Dairy products are one of the best sources of calcium (milk, cheese and yoghurt), especially the fortified milks, as they have calcium and vitamin D3. Bread, nuts, oily fish, sesame seeds, dried fruit, and tofu also contain calcium, as well as some dark green vegetables. Some brands of orange juice and most breakfast cereals have added calcium.
Women and men 50+ years with bone loss = 1200 mg of Calcium per day
Women and men 50+ with bone loss = 20-30μ / 800- 1000 IU of Vitamin D3 per day
*Note: There are Calcium and vitamin D3 supplements, as well as vitamin d supplements, but should only be taken by those who cannot get their daily amounts from food.
Osteoporosis is a disease that affects the inside of your bones, making them fragile. The images above show how Osteoporosis causes large holes to develop in the inside of your bones, which is why they break easily. Broken bones are also known as fractures. Example: You have been told that you have fractured vertebrae/ collapsed vertebrae/crushed vertebrae, which all mean you have broken bones in your back.
Osteopenia is the early stages of Osteoporosis. Research shows that most broken bones (fractures) occur in the moderate to marked Osteopenia range, which is a DXA scan T score result of -1.5 to -2.49. FYI: A person can be diagnosed with Osteopenia in their hips and Osteoporosis in their back or the reverse.
Yes, it is very rare when a person cannot improve their bones. We know of 90-year-olds who have improved their bone health.
Anyone can develop Osteoporosis, as it affects women and men of all age groups and can even affect children. You will not feel the insides of your bones getting thinner, which is why everyone should check to see if they have risk factors for bone loss. Women over 65 are the highest risk group affected as they will have gone through the menopause, which is when a significant amount of bone can be lost. 90% of fractured hips (broken hips) are due to Osteoporosis and 7 out of 10 hip fractures happen to women.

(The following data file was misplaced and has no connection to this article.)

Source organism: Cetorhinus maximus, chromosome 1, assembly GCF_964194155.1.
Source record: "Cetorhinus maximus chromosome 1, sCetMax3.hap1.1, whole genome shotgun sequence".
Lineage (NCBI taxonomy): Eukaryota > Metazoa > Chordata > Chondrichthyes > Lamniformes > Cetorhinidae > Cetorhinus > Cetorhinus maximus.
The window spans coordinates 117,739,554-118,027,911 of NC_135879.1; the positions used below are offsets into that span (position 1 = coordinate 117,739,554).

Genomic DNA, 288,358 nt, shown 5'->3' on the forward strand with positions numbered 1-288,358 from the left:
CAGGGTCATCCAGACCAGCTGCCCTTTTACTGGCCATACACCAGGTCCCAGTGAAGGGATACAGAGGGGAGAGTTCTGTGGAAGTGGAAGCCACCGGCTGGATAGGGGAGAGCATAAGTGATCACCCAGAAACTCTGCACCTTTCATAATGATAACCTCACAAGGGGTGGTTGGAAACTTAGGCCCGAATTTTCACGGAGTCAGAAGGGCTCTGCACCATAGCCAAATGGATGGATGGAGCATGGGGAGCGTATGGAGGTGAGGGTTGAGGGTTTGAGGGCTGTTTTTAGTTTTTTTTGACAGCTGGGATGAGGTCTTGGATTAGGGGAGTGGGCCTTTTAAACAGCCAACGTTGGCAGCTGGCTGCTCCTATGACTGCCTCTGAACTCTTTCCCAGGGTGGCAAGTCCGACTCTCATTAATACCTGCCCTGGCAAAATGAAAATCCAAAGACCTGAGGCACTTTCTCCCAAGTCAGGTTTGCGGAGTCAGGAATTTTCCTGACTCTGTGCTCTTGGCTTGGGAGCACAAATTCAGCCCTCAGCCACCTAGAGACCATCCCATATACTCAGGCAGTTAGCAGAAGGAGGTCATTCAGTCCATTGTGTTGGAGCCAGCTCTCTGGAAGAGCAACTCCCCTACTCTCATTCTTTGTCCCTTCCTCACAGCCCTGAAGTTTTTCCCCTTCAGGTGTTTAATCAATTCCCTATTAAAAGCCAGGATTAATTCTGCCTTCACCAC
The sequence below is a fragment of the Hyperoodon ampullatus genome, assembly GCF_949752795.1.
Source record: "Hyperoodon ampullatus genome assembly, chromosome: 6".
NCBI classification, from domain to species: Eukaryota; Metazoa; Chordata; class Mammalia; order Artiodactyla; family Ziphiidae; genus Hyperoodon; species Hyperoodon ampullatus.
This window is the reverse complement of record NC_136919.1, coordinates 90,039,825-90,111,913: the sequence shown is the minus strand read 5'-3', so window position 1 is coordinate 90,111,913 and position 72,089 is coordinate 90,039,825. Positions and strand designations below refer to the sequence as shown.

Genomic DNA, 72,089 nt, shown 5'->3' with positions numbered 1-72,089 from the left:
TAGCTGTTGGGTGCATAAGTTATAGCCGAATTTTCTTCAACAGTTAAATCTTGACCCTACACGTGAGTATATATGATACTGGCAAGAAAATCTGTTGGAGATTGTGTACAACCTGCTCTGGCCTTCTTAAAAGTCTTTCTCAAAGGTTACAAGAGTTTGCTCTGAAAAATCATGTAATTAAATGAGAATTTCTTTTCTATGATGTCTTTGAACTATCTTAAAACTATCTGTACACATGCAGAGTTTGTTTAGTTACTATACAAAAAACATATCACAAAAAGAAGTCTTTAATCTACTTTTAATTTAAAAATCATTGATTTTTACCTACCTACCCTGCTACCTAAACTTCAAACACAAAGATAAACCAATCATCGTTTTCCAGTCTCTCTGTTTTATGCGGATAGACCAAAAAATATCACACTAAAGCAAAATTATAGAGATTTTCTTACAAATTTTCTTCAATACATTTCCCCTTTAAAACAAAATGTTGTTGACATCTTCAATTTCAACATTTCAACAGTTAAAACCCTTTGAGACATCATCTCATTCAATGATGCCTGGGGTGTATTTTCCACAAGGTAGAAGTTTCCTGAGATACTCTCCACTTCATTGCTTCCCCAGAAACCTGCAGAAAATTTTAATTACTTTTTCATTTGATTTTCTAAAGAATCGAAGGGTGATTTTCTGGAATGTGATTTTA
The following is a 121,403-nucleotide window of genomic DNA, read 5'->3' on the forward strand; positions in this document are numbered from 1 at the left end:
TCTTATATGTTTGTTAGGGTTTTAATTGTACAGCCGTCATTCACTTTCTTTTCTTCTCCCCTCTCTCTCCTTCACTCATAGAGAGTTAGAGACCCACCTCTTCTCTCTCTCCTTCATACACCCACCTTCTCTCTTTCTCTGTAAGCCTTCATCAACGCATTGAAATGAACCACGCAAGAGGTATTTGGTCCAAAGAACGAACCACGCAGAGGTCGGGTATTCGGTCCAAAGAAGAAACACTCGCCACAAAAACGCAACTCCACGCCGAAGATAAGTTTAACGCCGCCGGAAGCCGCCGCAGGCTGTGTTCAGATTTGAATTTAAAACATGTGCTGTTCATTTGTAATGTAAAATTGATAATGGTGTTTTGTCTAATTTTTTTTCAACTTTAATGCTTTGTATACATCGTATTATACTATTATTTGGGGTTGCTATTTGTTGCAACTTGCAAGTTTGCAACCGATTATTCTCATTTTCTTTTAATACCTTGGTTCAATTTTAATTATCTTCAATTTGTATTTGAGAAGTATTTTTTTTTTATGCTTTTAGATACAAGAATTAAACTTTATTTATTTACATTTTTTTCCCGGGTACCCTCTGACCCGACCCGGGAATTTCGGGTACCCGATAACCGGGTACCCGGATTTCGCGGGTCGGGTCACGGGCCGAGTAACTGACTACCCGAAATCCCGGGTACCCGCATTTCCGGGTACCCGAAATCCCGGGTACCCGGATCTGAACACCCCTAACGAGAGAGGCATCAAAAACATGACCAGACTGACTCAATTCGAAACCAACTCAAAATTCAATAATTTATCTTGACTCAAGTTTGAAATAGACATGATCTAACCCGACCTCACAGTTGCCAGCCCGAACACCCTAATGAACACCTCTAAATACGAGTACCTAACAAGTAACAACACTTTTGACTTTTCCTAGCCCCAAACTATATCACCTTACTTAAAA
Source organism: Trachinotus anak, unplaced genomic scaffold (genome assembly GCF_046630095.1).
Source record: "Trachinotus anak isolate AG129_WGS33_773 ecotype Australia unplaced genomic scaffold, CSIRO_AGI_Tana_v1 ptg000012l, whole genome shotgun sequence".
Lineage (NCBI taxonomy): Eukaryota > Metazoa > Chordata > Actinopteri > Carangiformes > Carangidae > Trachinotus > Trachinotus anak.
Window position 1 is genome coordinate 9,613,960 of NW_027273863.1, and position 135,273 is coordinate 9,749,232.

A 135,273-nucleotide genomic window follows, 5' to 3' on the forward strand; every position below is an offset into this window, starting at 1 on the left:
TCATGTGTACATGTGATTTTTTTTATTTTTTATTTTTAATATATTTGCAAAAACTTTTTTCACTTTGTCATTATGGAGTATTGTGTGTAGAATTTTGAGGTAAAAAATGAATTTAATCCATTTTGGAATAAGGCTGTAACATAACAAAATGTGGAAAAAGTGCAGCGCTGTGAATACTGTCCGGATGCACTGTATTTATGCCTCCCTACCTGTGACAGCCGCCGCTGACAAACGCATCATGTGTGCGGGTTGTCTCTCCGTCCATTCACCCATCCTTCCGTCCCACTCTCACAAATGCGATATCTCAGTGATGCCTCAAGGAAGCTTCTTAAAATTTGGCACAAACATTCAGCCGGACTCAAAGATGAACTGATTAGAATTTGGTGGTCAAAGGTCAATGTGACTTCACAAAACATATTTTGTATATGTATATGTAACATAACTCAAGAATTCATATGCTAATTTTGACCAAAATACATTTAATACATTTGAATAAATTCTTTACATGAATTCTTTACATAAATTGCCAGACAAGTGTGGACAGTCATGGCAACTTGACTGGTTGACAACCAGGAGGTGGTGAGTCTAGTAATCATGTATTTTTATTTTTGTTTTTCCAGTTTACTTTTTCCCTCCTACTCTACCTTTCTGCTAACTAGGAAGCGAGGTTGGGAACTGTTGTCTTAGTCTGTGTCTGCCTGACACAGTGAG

There are approximately 200 causes of bone loss. Some causes are secondary effects from other diseases, treatments for other diseases and others are lifestyle choices. The following are some of the many risk factors, the Menopause, Family history especially of a broken hip, Radiation, chemotherapy and some treatments for breast and prostate cancer. Rheumatoid arthritis, Coeliac disease/Gluten sensitivity and Low levels of sex hormones in females and males. Anorexia/Bulimia, over exercising, Lack of weight bearing exercise, many medications such as protein pump inhibitors, others that contain cortisone such as steroid asthmatic inhalers, some anti-depressants and some water pills, Low calcium and/or Vitamin d levels, Physiological or psychological stress, smoking and excess alcohol.